Beams of laser pierced through the air. Pyrotechnics lit up the night sky. And with every song, the crowd responded with deafening roars.
And in the middle of it all was the man of the night, Chris Martin, the affable frontman of the British pop-rock band Coldplay who indefatigably led a two-hour musical and visual spectacle Tuesday night at the SM Mall of Asia concert grounds.
The much anticipated, one-night concert was part of the Asian leg of Coldplay’s “A Head Full of Dreams” tour, which kicked off in March last year, in support of the band’s seventh album of the same title.
Tickets to the show ranged from P22,500 for a coveted spot at the VIP section, to P1,800 for general admission.
Gates were scheduled to open at 5 p.m., but, as expected, fans started to arrive way earlier; not a few people were already camped at the venue’s perimeter as early as 12 noon.
Celebrity concertgoers spotted among the crowd were Sarah Geronimo and Matteo Guidicelli, who were hounded by selfie-seeking fans, as the couple made their way toward the entrance.
Security was strict, with about 500 uniformed policemen deployed in and out of the venue, according to reports. The show organizers had also released an extensive list of prohibited items, which include medication and illegal substances, professional video and audio equipment, big bags, and selfie sticks.
After the peppy set of the gig’s front act, Australian singer-songwriter Jess Kent, the band — also composed of guitarist Jonny Buckland, bassist Guy Berryman, and drummer Will Champion — finally emerged onstage.
Utilizing the venue’s three-stage setup, Coldplay delivered a packed repertoire of more than 20 songs, culled from the band’s early and more recent albums: “Yellow” from “Parachutes” (2000); “The Scientist” from “A Rush of Blood to the Head” (2002); “Fix You” from “X&Y” (2005); “Everglow” from “A Head Full of Dreams” (2015); and “Something Just Like This” (2017), a collaboration with the EDM duo The Chainsmokers.
Martin is beloved, not only for his music, but also for the effort he put into forging a genuine bond with his fans. And so, while he was neck-deep in preparation for the concert, the singer still managed to squeeze into his busy schedule a visit to a supporter battling a grave illness.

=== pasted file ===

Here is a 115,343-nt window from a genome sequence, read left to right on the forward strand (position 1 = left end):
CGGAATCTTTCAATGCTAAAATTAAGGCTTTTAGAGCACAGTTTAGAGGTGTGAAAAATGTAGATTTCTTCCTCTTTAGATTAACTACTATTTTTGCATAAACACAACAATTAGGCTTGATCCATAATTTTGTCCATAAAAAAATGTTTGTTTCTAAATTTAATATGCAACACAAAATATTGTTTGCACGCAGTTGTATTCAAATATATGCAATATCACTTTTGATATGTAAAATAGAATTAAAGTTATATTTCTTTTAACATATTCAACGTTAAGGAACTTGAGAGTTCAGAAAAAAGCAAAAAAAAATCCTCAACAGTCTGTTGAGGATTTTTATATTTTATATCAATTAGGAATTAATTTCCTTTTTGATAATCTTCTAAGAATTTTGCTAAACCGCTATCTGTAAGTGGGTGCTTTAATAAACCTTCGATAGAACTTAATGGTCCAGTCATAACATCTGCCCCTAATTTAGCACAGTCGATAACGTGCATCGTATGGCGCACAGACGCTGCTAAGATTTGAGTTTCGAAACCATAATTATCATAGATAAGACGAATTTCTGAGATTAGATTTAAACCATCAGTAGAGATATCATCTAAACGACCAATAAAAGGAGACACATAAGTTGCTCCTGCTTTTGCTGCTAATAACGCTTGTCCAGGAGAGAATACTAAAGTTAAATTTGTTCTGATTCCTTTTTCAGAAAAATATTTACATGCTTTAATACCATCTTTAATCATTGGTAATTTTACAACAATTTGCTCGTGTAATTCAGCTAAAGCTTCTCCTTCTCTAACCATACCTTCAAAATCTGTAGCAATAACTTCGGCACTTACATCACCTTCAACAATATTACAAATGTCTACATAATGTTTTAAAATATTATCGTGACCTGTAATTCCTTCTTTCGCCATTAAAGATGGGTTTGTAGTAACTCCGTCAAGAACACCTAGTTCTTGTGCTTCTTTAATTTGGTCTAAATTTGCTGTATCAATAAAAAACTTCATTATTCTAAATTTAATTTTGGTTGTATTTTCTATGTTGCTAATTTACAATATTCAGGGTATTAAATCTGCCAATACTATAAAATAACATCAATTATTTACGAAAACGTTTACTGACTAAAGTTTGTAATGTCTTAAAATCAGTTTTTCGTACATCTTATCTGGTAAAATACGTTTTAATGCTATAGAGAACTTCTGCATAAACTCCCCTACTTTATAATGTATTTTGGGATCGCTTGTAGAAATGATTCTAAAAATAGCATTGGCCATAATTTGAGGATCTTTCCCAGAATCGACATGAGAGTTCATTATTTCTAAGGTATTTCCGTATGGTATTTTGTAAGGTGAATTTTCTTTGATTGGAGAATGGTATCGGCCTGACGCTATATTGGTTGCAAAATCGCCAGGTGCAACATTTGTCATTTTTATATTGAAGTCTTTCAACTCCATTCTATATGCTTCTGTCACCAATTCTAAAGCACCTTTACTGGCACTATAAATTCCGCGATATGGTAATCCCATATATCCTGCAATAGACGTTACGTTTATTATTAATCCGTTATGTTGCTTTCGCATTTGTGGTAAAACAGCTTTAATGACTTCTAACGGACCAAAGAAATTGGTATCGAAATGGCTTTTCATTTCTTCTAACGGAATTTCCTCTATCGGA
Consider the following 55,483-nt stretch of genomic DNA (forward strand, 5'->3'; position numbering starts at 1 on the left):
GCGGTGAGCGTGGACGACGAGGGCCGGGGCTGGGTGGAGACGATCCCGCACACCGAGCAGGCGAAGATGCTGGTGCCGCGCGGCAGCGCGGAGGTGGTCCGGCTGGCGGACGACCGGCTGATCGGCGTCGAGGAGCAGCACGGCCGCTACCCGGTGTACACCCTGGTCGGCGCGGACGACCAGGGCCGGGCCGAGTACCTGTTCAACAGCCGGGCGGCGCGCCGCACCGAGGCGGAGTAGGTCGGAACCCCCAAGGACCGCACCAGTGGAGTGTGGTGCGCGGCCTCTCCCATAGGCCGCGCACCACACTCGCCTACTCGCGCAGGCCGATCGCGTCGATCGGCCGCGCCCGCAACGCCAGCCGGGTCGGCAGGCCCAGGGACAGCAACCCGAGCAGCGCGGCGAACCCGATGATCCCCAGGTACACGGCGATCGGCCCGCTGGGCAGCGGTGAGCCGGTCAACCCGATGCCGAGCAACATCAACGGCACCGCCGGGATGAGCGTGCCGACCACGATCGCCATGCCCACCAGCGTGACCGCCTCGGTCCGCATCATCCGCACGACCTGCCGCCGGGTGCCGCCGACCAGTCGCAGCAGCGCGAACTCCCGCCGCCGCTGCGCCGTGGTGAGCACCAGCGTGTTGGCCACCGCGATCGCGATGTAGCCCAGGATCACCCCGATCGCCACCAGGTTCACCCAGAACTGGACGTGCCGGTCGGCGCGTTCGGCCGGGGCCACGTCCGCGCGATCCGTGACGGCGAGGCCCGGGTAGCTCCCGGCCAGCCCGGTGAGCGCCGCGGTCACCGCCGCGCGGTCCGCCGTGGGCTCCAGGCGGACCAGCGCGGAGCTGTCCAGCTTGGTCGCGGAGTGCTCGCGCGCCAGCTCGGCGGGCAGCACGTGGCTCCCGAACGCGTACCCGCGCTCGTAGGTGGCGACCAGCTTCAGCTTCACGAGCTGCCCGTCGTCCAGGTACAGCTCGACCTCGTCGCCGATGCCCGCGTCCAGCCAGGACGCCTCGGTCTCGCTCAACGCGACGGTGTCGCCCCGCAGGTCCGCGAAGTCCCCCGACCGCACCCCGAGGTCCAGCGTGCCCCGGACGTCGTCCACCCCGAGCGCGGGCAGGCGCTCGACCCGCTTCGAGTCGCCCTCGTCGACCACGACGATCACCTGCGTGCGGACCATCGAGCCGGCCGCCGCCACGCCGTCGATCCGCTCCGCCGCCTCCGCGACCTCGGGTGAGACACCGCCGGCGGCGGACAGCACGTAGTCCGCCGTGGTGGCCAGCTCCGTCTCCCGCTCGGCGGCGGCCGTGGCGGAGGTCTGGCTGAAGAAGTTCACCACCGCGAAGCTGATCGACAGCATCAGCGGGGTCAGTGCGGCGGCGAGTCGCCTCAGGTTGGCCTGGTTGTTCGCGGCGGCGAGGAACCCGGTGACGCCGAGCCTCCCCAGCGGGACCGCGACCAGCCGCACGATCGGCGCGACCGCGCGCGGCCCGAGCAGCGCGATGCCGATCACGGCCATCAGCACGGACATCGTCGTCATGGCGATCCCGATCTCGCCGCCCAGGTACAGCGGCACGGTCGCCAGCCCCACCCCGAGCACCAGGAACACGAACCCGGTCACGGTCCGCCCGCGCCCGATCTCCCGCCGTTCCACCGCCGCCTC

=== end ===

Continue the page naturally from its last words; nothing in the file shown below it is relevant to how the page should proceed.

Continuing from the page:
Ken Valiant Santiago, a 21-year-old medical student at the University or the Philippines-Manila, was one of the first to line up for tickets upon learning that Coldplay would be making a stop in Manila. However, he had to forego the show, after being diagnosed with stage 4 cancer, in February.
Determined to make his brother feel better, Kheil Vin Santiago, wrote an open letter on Facebook, asking the band for a short message — or even just a “hi” — for Ken.
They got more than that.
Luckily, the post reached the concert promoter, MMI Live chief executive officer Rhiza Pascua, who in turn arranged a meeting between Martin and Santiago, who is currently confined at the Philippine General Hospital.
Because Ken’s delicate condition prevented him from attending the concert, Martin himself went to him.
“Ken was very surprised. We had no idea Martin was going to visit; we knew he was already very busy. We didn’t expect anything, but Miss Rhiza
and Martin made this possible,” Kheil told the Inquirer in an interview.
While Ken couldn’t fully speak, he and Martin managed to have a chat using a drawing slate.
Martin asked Ken which song he would like the band to play during the show. Ken chose “Ink,” from the album “Ghost Stories” (2014).
“He’s a true blue fan,” Kheil said of Ken, whose favorite pastime in the hospital is listening to Coldplay songs. “Martin immediately texted his band mates to practice Ken’s request.”
And that’s the on top of the various goodies and souvenir Martin brought for Ken.
“I can’t thank you enough…thank you will all my heart,” Ken wrote on his board.